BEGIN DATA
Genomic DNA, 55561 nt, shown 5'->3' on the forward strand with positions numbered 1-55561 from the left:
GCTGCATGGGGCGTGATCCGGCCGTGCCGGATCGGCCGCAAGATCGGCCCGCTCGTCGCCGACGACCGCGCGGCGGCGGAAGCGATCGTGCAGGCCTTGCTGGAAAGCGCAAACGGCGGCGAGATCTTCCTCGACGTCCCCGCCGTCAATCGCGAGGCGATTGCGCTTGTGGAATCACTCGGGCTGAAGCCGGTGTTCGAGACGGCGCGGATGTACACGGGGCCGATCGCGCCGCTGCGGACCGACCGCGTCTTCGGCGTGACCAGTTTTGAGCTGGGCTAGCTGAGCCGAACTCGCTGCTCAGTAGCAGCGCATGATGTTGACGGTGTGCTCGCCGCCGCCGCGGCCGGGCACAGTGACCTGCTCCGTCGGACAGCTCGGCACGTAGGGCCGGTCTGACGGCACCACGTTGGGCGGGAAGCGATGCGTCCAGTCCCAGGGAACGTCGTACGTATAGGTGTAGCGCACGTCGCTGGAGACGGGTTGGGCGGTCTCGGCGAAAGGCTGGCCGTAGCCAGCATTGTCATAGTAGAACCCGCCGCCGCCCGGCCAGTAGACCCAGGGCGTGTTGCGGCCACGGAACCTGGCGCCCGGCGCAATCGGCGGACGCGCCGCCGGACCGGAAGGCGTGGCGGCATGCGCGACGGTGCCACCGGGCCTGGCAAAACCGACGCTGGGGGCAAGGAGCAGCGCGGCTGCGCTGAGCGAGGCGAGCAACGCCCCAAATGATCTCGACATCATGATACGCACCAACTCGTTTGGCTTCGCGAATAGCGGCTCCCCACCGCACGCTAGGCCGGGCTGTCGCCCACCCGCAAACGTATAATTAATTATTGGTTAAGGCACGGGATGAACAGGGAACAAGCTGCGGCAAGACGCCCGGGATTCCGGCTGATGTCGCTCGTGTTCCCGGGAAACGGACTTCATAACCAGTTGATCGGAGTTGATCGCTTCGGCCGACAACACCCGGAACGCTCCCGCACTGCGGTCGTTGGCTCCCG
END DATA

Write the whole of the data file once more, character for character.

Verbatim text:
Genomic DNA, 55561 nt, shown 5'->3' on the forward strand with positions numbered 1-55561 from the left:
GCTGCATGGGGCGTGATCCGGCCGTGCCGGATCGGCCGCAAGATCGGCCCGCTCGTCGCCGACGACCGCGCGGCGGCGGAAGCGATCGTGCAGGCCTTGCTGGAAAGCGCAAACGGCGGCGAGATCTTCCTCGACGTCCCCGCCGTCAATCGCGAGGCGATTGCGCTTGTGGAATCACTCGGGCTGAAGCCGGTGTTCGAGACGGCGCGGATGTACACGGGGCCGATCGCGCCGCTGCGGACCGACCGCGTCTTCGGCGTGACCAGTTTTGAGCTGGGCTAGCTGAGCCGAACTCGCTGCTCAGTAGCAGCGCATGATGTTGACGGTGTGCTCGCCGCCGCCGCGGCCGGGCACAGTGACCTGCTCCGTCGGACAGCTCGGCACGTAGGGCCGGTCTGACGGCACCACGTTGGGCGGGAAGCGATGCGTCCAGTCCCAGGGAACGTCGTACGTATAGGTGTAGCGCACGTCGCTGGAGACGGGTTGGGCGGTCTCGGCGAAAGGCTGGCCGTAGCCAGCATTGTCATAGTAGAACCCGCCGCCGCCCGGCCAGTAGACCCAGGGCGTGTTGCGGCCACGGAACCTGGCGCCCGGCGCAATCGGCGGACGCGCCGCCGGACCGGAAGGCGTGGCGGCATGCGCGACGGTGCCACCGGGCCTGGCAAAACCGACGCTGGGGGCAAGGAGCAGCGCGGCTGCGCTGAGCGAGGCGAGCAACGCCCCAAATGATCTCGACATCATGATACGCACCAACTCGTTTGGCTTCGCGAATAGCGGCTCCCCACCGCACGCTAGGCCGGGCTGTCGCCCACCCGCAAACGTATAATTAATTATTGGTTAAGGCACGGGATGAACAGGGAACAAGCTGCGGCAAGACGCCCGGGATTCCGGCTGATGTCGCTCGTGTTCCCGGGAAACGGACTTCATAACCAGTTGATCGGAGTTGATCGCTTCGGCCGACAACACCCGGAACGCTCCCGCACTGCGGTCGTTGGCTCCCG